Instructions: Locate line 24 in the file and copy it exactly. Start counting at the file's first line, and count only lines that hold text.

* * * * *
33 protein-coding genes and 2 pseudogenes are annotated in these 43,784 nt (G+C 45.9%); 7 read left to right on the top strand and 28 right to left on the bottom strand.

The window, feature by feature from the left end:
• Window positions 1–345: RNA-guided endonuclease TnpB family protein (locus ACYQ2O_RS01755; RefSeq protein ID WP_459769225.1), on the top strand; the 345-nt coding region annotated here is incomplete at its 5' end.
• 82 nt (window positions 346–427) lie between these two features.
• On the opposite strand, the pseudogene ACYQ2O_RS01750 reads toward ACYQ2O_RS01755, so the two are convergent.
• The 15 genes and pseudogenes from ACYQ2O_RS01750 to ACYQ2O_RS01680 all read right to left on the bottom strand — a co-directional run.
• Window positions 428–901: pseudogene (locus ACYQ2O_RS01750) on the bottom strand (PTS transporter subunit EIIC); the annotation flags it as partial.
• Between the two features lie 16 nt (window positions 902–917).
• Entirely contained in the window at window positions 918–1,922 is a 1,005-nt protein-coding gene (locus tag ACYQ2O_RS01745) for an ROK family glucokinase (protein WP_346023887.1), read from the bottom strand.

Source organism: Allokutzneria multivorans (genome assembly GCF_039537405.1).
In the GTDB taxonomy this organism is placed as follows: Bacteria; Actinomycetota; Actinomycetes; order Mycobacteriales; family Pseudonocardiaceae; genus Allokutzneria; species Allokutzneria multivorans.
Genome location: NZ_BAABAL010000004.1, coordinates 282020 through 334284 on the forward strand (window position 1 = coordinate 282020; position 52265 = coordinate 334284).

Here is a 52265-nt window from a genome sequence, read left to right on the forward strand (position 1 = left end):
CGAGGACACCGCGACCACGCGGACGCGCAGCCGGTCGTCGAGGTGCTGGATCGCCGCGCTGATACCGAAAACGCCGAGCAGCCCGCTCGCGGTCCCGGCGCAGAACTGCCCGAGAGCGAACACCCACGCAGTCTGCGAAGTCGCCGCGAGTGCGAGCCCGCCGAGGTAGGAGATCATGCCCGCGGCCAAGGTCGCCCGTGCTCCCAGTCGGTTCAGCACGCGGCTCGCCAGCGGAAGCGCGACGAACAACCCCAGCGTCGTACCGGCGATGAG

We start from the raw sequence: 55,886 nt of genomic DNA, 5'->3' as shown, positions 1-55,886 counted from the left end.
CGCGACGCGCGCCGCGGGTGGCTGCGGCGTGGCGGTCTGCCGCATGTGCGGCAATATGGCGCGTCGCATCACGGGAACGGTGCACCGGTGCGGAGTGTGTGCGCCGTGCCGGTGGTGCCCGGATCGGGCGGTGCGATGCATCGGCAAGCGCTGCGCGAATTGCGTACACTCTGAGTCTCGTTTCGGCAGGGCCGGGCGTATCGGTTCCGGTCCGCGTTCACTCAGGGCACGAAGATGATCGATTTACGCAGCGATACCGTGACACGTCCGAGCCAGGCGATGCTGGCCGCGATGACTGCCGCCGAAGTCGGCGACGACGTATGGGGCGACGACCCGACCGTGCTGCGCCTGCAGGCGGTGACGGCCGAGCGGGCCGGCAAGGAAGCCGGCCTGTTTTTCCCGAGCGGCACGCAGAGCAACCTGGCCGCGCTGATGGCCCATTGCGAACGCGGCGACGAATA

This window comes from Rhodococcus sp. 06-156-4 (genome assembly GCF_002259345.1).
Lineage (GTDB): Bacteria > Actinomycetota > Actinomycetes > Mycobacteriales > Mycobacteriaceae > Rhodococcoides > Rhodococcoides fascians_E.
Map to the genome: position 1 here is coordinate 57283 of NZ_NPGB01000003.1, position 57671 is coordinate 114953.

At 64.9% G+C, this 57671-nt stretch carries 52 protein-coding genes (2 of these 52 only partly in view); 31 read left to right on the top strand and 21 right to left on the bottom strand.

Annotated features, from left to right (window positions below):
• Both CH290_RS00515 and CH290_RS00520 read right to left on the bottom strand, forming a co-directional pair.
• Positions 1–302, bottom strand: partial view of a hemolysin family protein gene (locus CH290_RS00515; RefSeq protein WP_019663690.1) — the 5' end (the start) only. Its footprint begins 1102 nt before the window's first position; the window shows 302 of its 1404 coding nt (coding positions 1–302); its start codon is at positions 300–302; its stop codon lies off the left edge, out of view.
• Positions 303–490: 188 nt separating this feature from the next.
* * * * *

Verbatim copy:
• Positions 303–490: 188 nt separating this feature from the next.